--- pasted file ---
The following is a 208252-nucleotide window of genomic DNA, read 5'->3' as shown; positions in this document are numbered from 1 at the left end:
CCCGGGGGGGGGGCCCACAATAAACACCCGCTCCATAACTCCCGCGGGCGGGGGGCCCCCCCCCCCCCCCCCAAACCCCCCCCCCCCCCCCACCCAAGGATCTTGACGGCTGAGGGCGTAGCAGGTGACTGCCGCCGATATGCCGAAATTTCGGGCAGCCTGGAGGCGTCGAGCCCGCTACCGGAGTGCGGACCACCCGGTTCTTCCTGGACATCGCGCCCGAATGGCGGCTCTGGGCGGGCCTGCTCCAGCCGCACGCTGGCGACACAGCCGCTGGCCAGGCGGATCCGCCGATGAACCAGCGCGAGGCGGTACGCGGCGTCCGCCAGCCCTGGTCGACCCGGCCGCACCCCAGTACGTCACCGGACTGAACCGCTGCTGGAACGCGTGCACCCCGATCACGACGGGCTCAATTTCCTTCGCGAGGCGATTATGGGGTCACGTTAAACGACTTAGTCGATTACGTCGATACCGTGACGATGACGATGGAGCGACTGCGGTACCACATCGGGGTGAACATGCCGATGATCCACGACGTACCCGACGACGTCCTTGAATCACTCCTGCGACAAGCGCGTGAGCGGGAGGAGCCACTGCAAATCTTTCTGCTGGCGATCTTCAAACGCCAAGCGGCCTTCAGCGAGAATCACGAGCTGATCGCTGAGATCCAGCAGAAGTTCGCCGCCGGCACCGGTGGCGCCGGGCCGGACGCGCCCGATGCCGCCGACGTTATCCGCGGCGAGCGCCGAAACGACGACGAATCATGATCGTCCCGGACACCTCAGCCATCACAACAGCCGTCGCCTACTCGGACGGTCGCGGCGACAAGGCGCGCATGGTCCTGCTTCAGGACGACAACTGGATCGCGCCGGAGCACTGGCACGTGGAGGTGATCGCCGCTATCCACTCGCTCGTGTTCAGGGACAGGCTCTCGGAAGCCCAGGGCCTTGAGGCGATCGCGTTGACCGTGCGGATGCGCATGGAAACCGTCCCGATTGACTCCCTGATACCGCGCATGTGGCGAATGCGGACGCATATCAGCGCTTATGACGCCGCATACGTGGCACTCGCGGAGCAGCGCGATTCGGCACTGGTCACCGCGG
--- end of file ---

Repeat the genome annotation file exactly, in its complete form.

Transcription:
The following is a 208252-nucleotide window of genomic DNA, read 5'->3' as shown; positions in this document are numbered from 1 at the left end:
CCCGGGGGGGGGGCCCACAATAAACACCCGCTCCATAACTCCCGCGGGCGGGGGGCCCCCCCCCCCCCCCCCAAACCCCCCCCCCCCCCCCACCCAAGGATCTTGACGGCTGAGGGCGTAGCAGGTGACTGCCGCCGATATGCCGAAATTTCGGGCAGCCTGGAGGCGTCGAGCCCGCTACCGGAGTGCGGACCACCCGGTTCTTCCTGGACATCGCGCCCGAATGGCGGCTCTGGGCGGGCCTGCTCCAGCCGCACGCTGGCGACACAGCCGCTGGCCAGGCGGATCCGCCGATGAACCAGCGCGAGGCGGTACGCGGCGTCCGCCAGCCCTGGTCGACCCGGCCGCACCCCAGTACGTCACCGGACTGAACCGCTGCTGGAACGCGTGCACCCCGATCACGACGGGCTCAATTTCCTTCGCGAGGCGATTATGGGGTCACGTTAAACGACTTAGTCGATTACGTCGATACCGTGACGATGACGATGGAGCGACTGCGGTACCACATCGGGGTGAACATGCCGATGATCCACGACGTACCCGACGACGTCCTTGAATCACTCCTGCGACAAGCGCGTGAGCGGGAGGAGCCACTGCAAATCTTTCTGCTGGCGATCTTCAAACGCCAAGCGGCCTTCAGCGAGAATCACGAGCTGATCGCTGAGATCCAGCAGAAGTTCGCCGCCGGCACCGGTGGCGCCGGGCCGGACGCGCCCGATGCCGCCGACGTTATCCGCGGCGAGCGCCGAAACGACGACGAATCATGATCGTCCCGGACACCTCAGCCATCACAACAGCCGTCGCCTACTCGGACGGTCGCGGCGACAAGGCGCGCATGGTCCTGCTTCAGGACGACAACTGGATCGCGCCGGAGCACTGGCACGTGGAGGTGATCGCCGCTATCCACTCGCTCGTGTTCAGGGACAGGCTCTCGGAAGCCCAGGGCCTTGAGGCGATCGCGTTGACCGTGCGGATGCGCATGGAAACCGTCCCGATTGACTCCCTGATACCGCGCATGTGGCGAATGCGGACGCATATCAGCGCTTATGACGCCGCATACGTGGCACTCGCGGAGCAGCGCGATTCGGCACTGGTCACCGCGG